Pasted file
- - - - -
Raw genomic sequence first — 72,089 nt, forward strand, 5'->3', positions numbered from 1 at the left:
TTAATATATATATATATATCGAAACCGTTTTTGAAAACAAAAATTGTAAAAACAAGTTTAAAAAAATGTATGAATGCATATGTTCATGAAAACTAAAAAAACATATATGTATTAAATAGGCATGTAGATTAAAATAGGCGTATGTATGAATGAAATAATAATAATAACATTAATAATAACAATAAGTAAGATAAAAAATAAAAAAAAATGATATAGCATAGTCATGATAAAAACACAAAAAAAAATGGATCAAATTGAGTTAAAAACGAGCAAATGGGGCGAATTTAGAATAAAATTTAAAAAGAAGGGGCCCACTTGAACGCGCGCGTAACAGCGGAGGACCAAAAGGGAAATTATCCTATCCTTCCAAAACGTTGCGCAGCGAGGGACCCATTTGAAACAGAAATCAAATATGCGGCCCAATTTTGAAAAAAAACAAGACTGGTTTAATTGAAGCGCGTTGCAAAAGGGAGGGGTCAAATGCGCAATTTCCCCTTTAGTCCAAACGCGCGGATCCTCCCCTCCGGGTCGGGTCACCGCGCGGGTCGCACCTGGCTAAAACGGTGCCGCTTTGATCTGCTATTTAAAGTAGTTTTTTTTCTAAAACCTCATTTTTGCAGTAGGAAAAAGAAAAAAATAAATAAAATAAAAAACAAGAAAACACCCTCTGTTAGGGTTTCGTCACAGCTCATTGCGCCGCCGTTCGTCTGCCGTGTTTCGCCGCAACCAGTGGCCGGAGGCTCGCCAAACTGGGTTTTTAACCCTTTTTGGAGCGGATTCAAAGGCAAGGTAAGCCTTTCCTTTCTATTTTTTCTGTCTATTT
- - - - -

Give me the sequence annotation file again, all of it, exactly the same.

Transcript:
Raw genomic sequence first — 72,089 nt, forward strand, 5'->3', positions numbered from 1 at the left:
TTAATATATATATATATATCGAAACCGTTTTTGAAAACAAAAATTGTAAAAACAAGTTTAAAAAAATGTATGAATGCATATGTTCATGAAAACTAAAAAAACATATATGTATTAAATAGGCATGTAGATTAAAATAGGCGTATGTATGAATGAAATAATAATAATAACATTAATAATAACAATAAGTAAGATAAAAAATAAAAAAAAATGATATAGCATAGTCATGATAAAAACACAAAAAAAAATGGATCAAATTGAGTTAAAAACGAGCAAATGGGGCGAATTTAGAATAAAATTTAAAAAGAAGGGGCCCACTTGAACGCGCGCGTAACAGCGGAGGACCAAAAGGGAAATTATCCTATCCTTCCAAAACGTTGCGCAGCGAGGGACCCATTTGAAACAGAAATCAAATATGCGGCCCAATTTTGAAAAAAAACAAGACTGGTTTAATTGAAGCGCGTTGCAAAAGGGAGGGGTCAAATGCGCAATTTCCCCTTTAGTCCAAACGCGCGGATCCTCCCCTCCGGGTCGGGTCACCGCGCGGGTCGCACCTGGCTAAAACGGTGCCGCTTTGATCTGCTATTTAAAGTAGTTTTTTTTCTAAAACCTCATTTTTGCAGTAGGAAAAAGAAAAAAATAAATAAAATAAAAAACAAGAAAACACCCTCTGTTAGGGTTTCGTCACAGCTCATTGCGCCGCCGTTCGTCTGCCGTGTTTCGCCGCAACCAGTGGCCGGAGGCTCGCCAAACTGGGTTTTTAACCCTTTTTGGAGCGGATTCAAAGGCAAGGTAAGCCTTTCCTTTCTATTTTTTCTGTCTATTT